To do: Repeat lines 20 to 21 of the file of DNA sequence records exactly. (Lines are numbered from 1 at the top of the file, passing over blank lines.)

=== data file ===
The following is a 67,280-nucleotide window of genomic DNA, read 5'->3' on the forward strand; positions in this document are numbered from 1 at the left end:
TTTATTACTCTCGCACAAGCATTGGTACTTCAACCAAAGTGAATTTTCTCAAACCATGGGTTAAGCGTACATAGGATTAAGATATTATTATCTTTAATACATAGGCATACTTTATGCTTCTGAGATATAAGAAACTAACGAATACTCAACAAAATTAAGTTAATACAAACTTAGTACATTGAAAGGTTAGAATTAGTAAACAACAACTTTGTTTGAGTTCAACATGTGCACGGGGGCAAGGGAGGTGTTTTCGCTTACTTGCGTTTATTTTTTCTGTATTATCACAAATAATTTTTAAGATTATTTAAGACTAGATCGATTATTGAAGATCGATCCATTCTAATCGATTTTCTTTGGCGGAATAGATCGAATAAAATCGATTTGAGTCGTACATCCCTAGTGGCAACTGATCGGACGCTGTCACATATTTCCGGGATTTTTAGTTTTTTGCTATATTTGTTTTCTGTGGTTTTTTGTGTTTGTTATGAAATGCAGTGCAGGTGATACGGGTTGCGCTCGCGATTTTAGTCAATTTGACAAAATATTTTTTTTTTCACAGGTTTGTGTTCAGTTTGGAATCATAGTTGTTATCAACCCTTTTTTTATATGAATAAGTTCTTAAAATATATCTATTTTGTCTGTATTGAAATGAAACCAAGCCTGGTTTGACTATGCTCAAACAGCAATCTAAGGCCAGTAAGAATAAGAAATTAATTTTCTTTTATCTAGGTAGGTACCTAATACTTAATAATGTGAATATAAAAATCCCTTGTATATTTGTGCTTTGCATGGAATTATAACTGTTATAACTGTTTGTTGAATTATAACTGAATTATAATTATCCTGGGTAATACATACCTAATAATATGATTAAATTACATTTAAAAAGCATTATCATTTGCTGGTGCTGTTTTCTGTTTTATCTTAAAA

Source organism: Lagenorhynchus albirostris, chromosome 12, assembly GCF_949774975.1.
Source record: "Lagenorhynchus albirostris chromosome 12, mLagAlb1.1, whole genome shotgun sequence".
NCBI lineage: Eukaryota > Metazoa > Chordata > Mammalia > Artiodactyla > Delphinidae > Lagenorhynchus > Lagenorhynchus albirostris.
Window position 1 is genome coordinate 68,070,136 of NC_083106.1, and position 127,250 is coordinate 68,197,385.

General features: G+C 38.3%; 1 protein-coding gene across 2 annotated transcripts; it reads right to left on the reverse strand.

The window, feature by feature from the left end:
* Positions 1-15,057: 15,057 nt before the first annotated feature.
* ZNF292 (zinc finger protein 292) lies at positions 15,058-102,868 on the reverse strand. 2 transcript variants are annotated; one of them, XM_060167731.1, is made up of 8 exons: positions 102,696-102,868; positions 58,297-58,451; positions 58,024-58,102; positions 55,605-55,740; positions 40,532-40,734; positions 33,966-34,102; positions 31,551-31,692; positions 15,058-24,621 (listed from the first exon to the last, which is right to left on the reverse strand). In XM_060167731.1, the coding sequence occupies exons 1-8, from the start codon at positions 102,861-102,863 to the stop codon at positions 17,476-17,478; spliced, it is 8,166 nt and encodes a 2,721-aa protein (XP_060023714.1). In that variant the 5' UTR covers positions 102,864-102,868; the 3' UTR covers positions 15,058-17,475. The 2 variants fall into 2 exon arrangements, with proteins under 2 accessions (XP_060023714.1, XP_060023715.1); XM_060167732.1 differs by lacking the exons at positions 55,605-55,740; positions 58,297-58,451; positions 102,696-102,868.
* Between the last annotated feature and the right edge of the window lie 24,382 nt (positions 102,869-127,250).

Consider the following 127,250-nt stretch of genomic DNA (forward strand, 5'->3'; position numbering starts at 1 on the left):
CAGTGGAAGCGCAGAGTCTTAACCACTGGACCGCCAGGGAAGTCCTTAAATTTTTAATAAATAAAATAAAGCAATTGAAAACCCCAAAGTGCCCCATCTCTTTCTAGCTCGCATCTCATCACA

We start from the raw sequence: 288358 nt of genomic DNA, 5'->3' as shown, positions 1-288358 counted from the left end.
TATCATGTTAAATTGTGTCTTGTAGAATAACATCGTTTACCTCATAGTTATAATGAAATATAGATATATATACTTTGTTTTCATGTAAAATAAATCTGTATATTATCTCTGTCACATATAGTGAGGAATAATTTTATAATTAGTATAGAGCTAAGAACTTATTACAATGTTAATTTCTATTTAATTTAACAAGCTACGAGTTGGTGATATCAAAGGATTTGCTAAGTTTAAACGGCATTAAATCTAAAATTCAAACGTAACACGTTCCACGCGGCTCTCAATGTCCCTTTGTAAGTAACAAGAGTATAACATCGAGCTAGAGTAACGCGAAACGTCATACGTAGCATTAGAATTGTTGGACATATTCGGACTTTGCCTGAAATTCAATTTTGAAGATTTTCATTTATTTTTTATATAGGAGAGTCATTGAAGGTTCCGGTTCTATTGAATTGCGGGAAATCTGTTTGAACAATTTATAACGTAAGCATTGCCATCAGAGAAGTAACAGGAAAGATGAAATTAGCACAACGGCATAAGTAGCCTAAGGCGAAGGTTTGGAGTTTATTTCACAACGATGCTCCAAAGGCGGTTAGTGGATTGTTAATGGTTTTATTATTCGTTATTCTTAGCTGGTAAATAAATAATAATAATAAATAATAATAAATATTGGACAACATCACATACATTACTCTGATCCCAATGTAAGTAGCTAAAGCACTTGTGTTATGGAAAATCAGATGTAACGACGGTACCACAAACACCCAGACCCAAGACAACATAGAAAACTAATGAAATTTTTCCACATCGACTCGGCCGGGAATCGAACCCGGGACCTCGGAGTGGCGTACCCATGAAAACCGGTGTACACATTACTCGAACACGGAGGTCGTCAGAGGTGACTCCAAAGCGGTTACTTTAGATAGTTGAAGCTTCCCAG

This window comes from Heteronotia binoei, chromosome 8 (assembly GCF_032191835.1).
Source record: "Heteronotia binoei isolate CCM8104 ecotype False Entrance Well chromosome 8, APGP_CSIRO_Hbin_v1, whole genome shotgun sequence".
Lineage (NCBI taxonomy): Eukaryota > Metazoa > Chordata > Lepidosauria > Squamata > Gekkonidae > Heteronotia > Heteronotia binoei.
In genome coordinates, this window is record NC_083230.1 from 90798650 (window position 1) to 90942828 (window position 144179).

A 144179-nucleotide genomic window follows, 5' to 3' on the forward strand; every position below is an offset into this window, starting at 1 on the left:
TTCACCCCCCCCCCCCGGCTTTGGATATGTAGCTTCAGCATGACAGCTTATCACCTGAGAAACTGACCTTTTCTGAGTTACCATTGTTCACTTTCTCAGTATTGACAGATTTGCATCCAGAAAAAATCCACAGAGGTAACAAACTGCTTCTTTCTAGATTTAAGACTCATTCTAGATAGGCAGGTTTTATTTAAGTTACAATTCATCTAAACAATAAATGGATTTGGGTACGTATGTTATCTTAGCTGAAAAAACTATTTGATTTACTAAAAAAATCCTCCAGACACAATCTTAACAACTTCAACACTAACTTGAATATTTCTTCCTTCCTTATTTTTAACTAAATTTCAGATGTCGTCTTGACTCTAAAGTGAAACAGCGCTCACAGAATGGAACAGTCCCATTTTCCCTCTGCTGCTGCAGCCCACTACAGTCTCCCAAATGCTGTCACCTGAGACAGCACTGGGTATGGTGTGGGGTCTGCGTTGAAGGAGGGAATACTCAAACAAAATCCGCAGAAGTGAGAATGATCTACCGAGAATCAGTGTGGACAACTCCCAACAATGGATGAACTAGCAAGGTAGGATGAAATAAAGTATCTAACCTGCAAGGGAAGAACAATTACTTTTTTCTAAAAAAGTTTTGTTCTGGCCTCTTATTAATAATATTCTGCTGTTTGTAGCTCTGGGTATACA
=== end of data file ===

A 144179-nucleotide genomic window follows, 5' to 3' on the forward strand; every position below is an offset into this window, starting at 1 on the left:
TTCACCCCCCCCCCCCGGCTTTGGATATGTAGCTTCAGCATGACAGCTTATCACCTGAGAAACTGACCTTTTCTGAGTTACCATTGTTCACTTTCTCAGTATTGACAGATTTGCATCCAGAAAAAATCCACAGAGGTAACAAACTGCTTCTTTCTAGATTTAAGACTCATTCTAGATAGGCAGGTTTTATTTAAGTTACAATTCATCTAAACAATAAATGGATTTGGGTACGTATGTTATCTTAGCTGAAAAAACTATTTGATTTACTAAAAAAATCCTCCAGACACAATCTTAACAACTTCAACACTAACTTGAATATTTCTTCCTTCCTTATTTTTAACTAAATTTCAGATGTCGTCTTGACTCTAAAGTGAAACAGCGCTCACAGAATGGAACAGTCCCATTTTCCCTCTGCTGCTGCAGCCCACTACAGTCTCCCAAATGCTGTCACCTGAGACAGCACTGGGTATGGTGTGGGGTCTGCGTTGAAGGAGGGAATACTCAAACAAAATCCGCAGAAGTGAGAATGATCTACCGAGAATCAGTGTGGACAACTCCCAACAATGGATGAACTAGCAAGGTAGGATGAAATAAAGTATCTAACCTGCAAGGGAAGAACAATTACTTTTTTCTAAAAAAGTTTTGTTCTGGCCTCTTATTAATAATATTCTGCTGTTTGTAGCTCTGGGTATACA